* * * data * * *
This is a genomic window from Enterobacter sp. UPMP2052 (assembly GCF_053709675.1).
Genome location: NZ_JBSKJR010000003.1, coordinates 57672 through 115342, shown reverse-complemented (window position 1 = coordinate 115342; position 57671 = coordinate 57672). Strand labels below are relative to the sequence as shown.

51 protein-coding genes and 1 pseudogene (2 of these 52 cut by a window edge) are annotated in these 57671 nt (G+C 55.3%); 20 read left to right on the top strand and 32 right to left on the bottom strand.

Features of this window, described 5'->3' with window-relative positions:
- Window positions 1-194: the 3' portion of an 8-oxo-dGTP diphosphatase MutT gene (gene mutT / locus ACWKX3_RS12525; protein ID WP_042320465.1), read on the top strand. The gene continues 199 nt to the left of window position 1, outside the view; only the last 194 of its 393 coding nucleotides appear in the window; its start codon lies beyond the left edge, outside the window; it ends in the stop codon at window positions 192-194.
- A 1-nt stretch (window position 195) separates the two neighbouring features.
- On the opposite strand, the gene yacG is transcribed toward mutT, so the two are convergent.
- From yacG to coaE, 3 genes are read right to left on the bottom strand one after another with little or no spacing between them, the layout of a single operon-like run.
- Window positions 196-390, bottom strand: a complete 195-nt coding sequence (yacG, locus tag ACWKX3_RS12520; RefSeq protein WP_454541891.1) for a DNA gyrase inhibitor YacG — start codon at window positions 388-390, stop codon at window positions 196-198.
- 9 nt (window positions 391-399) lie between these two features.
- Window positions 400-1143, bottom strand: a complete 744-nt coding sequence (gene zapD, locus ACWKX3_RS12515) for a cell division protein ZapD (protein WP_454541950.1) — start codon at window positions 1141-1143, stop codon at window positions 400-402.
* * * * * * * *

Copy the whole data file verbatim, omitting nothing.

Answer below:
This is a genomic window from Enterobacter sp. UPMP2052 (assembly GCF_053709675.1).
Genome location: NZ_JBSKJR010000003.1, coordinates 57672 through 115342, shown reverse-complemented (window position 1 = coordinate 115342; position 57671 = coordinate 57672). Strand labels below are relative to the sequence as shown.

51 protein-coding genes and 1 pseudogene (2 of these 52 cut by a window edge) are annotated in these 57671 nt (G+C 55.3%); 20 read left to right on the top strand and 32 right to left on the bottom strand.

Features of this window, described 5'->3' with window-relative positions:
- Window positions 1-194: the 3' portion of an 8-oxo-dGTP diphosphatase MutT gene (gene mutT / locus ACWKX3_RS12525; protein ID WP_042320465.1), read on the top strand. The gene continues 199 nt to the left of window position 1, outside the view; only the last 194 of its 393 coding nucleotides appear in the window; its start codon lies beyond the left edge, outside the window; it ends in the stop codon at window positions 192-194.
- A 1-nt stretch (window position 195) separates the two neighbouring features.
- On the opposite strand, the gene yacG is transcribed toward mutT, so the two are convergent.
- From yacG to coaE, 3 genes are read right to left on the bottom strand one after another with little or no spacing between them, the layout of a single operon-like run.
- Window positions 196-390, bottom strand: a complete 195-nt coding sequence (yacG, locus tag ACWKX3_RS12520; RefSeq protein WP_454541891.1) for a DNA gyrase inhibitor YacG — start codon at window positions 388-390, stop codon at window positions 196-198.
- 9 nt (window positions 391-399) lie between these two features.
- Window positions 400-1143, bottom strand: a complete 744-nt coding sequence (gene zapD, locus ACWKX3_RS12515) for a cell division protein ZapD (protein WP_454541950.1) — start codon at window positions 1141-1143, stop codon at window positions 400-402.